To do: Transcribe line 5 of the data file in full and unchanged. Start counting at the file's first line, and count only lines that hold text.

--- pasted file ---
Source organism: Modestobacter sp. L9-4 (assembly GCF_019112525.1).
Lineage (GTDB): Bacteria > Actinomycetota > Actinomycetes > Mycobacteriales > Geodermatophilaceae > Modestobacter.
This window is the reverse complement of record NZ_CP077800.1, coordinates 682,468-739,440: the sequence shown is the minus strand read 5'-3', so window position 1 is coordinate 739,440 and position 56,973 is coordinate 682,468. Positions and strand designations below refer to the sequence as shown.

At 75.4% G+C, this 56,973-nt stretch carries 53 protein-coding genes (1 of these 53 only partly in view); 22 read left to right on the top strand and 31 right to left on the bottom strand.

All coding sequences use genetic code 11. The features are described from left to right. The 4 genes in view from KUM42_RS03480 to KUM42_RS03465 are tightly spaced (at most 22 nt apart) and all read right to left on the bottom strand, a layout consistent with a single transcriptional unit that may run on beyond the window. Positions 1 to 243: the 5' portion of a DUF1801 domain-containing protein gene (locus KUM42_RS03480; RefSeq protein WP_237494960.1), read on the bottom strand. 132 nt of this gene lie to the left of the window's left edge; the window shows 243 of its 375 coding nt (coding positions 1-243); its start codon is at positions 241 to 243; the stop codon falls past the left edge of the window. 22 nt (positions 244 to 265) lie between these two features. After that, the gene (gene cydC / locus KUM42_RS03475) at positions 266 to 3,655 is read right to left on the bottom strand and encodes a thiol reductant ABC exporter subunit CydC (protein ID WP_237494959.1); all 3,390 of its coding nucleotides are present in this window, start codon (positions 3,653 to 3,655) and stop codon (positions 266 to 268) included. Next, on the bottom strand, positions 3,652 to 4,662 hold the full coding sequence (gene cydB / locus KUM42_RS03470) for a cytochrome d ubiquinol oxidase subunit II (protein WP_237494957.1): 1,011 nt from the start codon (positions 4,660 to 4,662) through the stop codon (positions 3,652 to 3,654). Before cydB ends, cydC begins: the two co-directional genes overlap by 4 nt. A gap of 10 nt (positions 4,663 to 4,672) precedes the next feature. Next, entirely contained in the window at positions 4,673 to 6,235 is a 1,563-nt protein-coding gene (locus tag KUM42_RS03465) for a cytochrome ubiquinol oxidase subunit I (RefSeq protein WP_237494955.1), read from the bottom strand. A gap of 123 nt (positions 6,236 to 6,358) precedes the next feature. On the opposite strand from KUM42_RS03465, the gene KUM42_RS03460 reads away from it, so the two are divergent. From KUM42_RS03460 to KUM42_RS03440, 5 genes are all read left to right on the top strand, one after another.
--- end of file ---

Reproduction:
All coding sequences use genetic code 11. The features are described from left to right. The 4 genes in view from KUM42_RS03480 to KUM42_RS03465 are tightly spaced (at most 22 nt apart) and all read right to left on the bottom strand, a layout consistent with a single transcriptional unit that may run on beyond the window. Positions 1 to 243: the 5' portion of a DUF1801 domain-containing protein gene (locus KUM42_RS03480; RefSeq protein WP_237494960.1), read on the bottom strand. 132 nt of this gene lie to the left of the window's left edge; the window shows 243 of its 375 coding nt (coding positions 1-243); its start codon is at positions 241 to 243; the stop codon falls past the left edge of the window. 22 nt (positions 244 to 265) lie between these two features. After that, the gene (gene cydC / locus KUM42_RS03475) at positions 266 to 3,655 is read right to left on the bottom strand and encodes a thiol reductant ABC exporter subunit CydC (protein ID WP_237494959.1); all 3,390 of its coding nucleotides are present in this window, start codon (positions 3,653 to 3,655) and stop codon (positions 266 to 268) included. Next, on the bottom strand, positions 3,652 to 4,662 hold the full coding sequence (gene cydB / locus KUM42_RS03470) for a cytochrome d ubiquinol oxidase subunit II (protein WP_237494957.1): 1,011 nt from the start codon (positions 4,660 to 4,662) through the stop codon (positions 3,652 to 3,654). Before cydB ends, cydC begins: the two co-directional genes overlap by 4 nt. A gap of 10 nt (positions 4,663 to 4,672) precedes the next feature. Next, entirely contained in the window at positions 4,673 to 6,235 is a 1,563-nt protein-coding gene (locus tag KUM42_RS03465) for a cytochrome ubiquinol oxidase subunit I (RefSeq protein WP_237494955.1), read from the bottom strand. A gap of 123 nt (positions 6,236 to 6,358) precedes the next feature. On the opposite strand from KUM42_RS03465, the gene KUM42_RS03460 reads away from it, so the two are divergent. From KUM42_RS03460 to KUM42_RS03440, 5 genes are all read left to right on the top strand, one after another.